COMMENTARY || Women's heart health shouldn't take back seat to coronavirus
Patients with heart disease are delaying treatment because of COVID-19, but women may need it now more than ever, says U of A expert.
By COLLEEN NORRIS
There is a growing concern among health-care professionals and researchers that patients with heart disease are delaying treatment and hospital visits due to COVID-19 fears. When they finally seek medical assistance, it may be after their condition has worsened and treatment is less likely to be lifesaving.
Recent research shows that there is a 50 to 60 per cent decrease in the number of patients visiting hospitals and clinics with heart concerns in Canada. Typically, there’s about a 10-per-cent fluctuation of cardiac cases annually, which makes this particularly concerning as we know that heart attacks and strokes are still occurring, but patients are reluctant to come forward.
Studies suggest that recent respiratory infections can double the risk of a heart attack or stroke; any rise in heart attacks or strokes should have occurred by now as COVID-19 case counts continue to mount. More importantly, people with coronary artery disease or risk factors for atherosclerotic disease, like high blood pressure have a heightened risk of developing an acute coronary syndrome (heart attack) during acute infections. Heart disease is the number one killer of Canadians, which makes this worrisome for Canadians, but even more so for women.
Despite a global understanding that the presentation, treatments and outcomes of cardiovascular diseases are known to be different between men and women, women continue to be under-diagnosed, under-treated, under-supported and under-researched. According to the Heart and Stroke Foundation of Canada, two-thirds of research into heart disease and stroke is based on cases involving men.
Five times as many women die from heart disease than from breast cancer. More importantly, women are under-aware that cardiovascular disease is the leading cause of premature death for women in Canada, and we expect the numbers of cardiac issues in women to rise amidst the pandemic.
Why? For many women—particularly those with children or elders at home—the coronavirus pandemic has given new urgency to many of the challenges that they have long been confronting, such as balancing multiple responsibilities, working without a safety net (paid sick leave or family leave), suffering from lack of short- and long-term care support and experiencing increasing levels of stress and anxiety.
We also know in times of stress the risk of heart attacks and strokes increases. Anxiety, frustration and depression—emotions exacerbated by the pandemic—are all linked with a heightened heart-attack risk. Through research, we know that women are more likely to worry about the negative consequences of coronavirus and more women report feeling negative mental health effects from worry over the virus.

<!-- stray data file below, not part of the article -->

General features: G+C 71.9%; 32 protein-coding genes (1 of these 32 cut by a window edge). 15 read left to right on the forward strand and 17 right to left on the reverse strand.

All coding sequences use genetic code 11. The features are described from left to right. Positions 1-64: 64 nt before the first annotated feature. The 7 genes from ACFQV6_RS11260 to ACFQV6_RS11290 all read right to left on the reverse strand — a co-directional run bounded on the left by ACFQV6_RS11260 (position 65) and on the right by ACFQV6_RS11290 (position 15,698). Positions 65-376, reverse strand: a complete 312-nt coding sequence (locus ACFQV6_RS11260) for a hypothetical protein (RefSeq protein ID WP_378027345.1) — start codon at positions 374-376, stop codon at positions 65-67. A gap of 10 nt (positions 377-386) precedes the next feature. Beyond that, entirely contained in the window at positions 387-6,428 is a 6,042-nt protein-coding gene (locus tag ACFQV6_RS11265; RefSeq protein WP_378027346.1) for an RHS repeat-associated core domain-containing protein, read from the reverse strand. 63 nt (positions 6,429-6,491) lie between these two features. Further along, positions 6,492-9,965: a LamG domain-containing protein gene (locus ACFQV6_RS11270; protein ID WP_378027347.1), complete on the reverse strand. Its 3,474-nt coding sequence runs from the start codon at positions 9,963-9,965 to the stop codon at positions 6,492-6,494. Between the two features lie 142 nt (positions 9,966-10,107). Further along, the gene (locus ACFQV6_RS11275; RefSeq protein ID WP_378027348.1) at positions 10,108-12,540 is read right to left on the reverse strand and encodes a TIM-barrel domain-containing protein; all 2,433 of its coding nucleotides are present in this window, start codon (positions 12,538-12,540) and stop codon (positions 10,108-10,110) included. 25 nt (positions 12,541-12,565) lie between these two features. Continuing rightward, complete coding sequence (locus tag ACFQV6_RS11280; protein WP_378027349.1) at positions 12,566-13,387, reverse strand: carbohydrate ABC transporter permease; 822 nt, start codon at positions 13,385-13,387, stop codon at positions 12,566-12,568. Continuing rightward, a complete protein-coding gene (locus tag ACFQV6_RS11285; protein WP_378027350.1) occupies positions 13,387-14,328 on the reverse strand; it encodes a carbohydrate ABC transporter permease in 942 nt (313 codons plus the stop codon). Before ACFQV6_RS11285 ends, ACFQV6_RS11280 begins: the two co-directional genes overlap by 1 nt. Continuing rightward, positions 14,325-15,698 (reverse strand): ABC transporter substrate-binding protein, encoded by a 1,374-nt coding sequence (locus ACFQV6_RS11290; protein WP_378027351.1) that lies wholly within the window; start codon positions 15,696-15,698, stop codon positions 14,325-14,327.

Finally, we know that COVID-19 can affect the heart, which should be increasing the number of patients with heart problems—especially women, given the influence of existing sex and gender disparities that impact heart-disease recognition and outcomes.
There are various gender-related factors and differences that come into play when discussing how heart disease differs from men and women; however, the overall message is clear regardless of sex and gender: don’t delay critical treatment. Time is of the essence when it comes to treating heart attacks and strokes; the deaths that occur may not be a direct result of COVID-19, but it’s surely an indirect result of the pandemic.
Heart condition patients still are and will always be a priority for health-care professionals, and hospitals are prepared and equipped to care not only for patients with COVID-19, but for anyone with life-threatening conditions.
There’s no time like the present for women to stand up and advocate for their heart health. We are all worried about COVID-19, but that means now, more than ever, we should be focused on our health. If you have symptoms of a heart event or stroke (chest discomfort, shortness of breath, or other cardiac symptoms), call 911 immediately; hospitals are safe and ready to care for you.
Together, we can minimize the adverse health effects of the pandemic by seeking medical attention for critical, yet treatable, conditions like heart attacks and strokes.
Colleen Norris is a researcher and educator at the University of Alberta, scientific director for the Cardiovascular Health and Stroke Strategic Clinical Network and working group chair of the Canadian Women’s Heart Health Alliance.
This opinion-editorial originally appeared April 28 in the Edmonton Journal.